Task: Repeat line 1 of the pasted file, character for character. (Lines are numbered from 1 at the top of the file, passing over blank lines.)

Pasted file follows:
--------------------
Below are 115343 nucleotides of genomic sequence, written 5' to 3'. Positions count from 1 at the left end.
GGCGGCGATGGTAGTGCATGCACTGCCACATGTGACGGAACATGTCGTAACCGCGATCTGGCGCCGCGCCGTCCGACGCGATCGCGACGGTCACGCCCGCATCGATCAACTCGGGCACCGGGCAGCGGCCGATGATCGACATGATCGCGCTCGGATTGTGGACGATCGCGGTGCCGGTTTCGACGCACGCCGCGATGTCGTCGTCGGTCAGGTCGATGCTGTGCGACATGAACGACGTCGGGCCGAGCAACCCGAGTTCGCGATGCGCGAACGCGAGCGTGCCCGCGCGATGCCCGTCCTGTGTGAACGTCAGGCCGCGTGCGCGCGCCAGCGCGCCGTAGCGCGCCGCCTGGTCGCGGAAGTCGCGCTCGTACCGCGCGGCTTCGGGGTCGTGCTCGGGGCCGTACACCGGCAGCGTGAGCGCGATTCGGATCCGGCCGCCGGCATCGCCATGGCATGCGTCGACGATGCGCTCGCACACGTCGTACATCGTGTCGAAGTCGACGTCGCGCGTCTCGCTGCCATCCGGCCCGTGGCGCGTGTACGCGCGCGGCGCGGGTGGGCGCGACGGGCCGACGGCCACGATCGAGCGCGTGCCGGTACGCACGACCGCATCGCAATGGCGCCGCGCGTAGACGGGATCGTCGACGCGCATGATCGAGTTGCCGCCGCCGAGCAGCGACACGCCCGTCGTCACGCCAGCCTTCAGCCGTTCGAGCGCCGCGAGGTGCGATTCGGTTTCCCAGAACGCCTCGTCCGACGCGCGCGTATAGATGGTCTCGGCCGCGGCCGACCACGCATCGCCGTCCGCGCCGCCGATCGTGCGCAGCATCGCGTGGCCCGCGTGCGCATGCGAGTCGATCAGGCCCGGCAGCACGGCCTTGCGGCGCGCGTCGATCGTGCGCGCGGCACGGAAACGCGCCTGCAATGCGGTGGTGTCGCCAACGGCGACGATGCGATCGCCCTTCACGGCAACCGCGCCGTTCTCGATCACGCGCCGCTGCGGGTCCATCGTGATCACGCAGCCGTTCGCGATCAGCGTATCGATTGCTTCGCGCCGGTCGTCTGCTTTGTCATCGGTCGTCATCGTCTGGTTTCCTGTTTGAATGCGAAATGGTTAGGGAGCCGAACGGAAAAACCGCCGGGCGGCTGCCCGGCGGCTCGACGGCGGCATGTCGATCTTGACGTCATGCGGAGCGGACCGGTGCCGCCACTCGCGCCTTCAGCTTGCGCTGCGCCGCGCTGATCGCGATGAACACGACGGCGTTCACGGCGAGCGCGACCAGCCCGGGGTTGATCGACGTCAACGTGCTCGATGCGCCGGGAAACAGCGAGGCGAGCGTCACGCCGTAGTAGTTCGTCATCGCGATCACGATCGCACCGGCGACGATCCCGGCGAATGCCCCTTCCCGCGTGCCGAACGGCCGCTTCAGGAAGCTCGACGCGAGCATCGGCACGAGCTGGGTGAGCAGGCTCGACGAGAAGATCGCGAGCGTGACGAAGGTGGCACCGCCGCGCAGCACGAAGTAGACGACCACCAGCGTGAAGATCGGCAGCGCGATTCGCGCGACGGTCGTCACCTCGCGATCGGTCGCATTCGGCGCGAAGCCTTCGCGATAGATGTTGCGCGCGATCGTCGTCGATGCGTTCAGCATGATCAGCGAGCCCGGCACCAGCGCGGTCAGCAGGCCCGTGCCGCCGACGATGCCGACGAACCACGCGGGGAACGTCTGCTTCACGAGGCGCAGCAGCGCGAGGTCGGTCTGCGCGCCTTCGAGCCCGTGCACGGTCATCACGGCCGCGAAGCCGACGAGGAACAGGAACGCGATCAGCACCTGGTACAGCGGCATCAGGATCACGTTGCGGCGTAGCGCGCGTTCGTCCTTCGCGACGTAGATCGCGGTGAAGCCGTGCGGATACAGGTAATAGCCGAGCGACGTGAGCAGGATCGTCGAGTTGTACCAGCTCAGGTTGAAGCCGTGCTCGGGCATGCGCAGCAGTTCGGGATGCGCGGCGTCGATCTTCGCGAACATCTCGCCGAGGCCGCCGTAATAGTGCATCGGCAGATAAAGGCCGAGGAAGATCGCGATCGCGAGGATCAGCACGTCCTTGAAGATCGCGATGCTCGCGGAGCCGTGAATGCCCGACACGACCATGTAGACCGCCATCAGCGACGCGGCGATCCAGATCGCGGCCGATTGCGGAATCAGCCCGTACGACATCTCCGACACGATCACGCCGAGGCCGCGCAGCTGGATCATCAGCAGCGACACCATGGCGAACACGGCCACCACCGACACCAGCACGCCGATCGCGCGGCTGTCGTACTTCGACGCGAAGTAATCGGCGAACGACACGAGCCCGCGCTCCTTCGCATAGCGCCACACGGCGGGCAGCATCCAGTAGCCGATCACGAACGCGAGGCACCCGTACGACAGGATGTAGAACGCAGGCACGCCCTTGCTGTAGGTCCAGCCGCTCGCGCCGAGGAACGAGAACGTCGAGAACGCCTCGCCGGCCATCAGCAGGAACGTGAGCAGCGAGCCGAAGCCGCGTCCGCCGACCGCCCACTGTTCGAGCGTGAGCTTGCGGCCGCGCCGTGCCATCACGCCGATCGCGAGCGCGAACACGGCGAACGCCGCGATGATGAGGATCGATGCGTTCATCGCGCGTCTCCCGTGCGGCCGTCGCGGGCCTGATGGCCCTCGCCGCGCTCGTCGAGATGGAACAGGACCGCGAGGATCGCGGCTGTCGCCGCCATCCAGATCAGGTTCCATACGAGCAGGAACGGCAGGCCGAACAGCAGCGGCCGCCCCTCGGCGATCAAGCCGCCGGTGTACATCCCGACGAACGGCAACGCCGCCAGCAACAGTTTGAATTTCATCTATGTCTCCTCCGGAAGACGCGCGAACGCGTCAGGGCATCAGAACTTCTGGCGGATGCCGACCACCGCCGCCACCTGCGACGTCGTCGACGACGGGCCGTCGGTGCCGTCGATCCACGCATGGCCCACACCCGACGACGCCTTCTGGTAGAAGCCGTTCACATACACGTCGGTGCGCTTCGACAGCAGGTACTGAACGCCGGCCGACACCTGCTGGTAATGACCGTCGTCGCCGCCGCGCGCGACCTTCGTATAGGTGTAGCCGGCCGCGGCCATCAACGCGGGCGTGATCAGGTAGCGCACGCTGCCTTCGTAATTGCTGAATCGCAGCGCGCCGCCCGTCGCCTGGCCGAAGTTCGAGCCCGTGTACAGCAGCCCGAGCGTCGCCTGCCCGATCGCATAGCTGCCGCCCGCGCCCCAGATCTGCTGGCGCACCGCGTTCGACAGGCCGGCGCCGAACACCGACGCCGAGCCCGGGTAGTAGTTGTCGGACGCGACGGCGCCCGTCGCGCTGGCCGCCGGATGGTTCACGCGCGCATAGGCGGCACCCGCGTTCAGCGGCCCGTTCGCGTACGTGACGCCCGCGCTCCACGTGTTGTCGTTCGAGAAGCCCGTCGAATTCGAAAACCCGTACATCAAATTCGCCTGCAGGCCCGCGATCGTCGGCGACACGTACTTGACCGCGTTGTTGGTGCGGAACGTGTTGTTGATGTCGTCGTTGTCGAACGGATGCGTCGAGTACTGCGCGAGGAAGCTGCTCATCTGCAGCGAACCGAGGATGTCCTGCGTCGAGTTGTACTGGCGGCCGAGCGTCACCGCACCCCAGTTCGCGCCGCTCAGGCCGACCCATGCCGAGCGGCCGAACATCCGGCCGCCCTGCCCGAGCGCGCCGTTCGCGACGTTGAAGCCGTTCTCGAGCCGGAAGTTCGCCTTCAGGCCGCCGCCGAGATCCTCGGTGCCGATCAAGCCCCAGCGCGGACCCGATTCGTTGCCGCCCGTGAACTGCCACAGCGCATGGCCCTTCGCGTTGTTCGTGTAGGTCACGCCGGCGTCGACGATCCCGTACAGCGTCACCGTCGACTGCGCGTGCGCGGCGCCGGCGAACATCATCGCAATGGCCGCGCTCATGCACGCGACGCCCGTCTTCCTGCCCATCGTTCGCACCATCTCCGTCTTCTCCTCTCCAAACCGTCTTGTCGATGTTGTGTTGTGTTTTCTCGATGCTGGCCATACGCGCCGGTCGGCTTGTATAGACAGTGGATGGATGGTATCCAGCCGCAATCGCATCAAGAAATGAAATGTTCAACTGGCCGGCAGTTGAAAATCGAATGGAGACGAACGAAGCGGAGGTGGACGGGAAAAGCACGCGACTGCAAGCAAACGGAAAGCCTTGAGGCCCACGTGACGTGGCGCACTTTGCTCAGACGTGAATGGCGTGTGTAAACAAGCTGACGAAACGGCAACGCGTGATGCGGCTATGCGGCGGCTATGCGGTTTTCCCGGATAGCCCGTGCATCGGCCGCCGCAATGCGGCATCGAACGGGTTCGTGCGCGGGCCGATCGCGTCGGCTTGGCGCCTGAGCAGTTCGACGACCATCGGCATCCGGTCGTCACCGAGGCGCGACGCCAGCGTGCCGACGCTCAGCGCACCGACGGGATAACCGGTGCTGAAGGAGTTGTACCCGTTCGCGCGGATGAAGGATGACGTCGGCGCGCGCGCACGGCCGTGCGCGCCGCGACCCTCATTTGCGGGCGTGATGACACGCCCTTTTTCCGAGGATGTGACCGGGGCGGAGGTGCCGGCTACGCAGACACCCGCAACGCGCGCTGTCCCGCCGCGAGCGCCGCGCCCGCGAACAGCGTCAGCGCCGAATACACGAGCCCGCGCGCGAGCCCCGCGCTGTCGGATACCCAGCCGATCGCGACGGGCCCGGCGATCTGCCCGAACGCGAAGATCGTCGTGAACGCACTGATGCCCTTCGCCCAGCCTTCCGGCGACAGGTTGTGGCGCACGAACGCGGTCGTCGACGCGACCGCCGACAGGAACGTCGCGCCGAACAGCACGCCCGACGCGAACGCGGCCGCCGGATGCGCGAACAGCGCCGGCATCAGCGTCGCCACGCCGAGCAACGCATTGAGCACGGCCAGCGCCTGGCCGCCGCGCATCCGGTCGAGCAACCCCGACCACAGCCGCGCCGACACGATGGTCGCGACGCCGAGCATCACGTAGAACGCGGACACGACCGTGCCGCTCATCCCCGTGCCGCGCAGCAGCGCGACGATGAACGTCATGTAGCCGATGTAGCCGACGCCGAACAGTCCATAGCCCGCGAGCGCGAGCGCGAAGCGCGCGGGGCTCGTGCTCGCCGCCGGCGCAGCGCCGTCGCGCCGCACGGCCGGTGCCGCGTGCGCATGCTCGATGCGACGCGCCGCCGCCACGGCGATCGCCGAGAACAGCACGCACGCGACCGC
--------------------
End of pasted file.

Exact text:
Below are 115343 nucleotides of genomic sequence, written 5' to 3'. Positions count from 1 at the left end.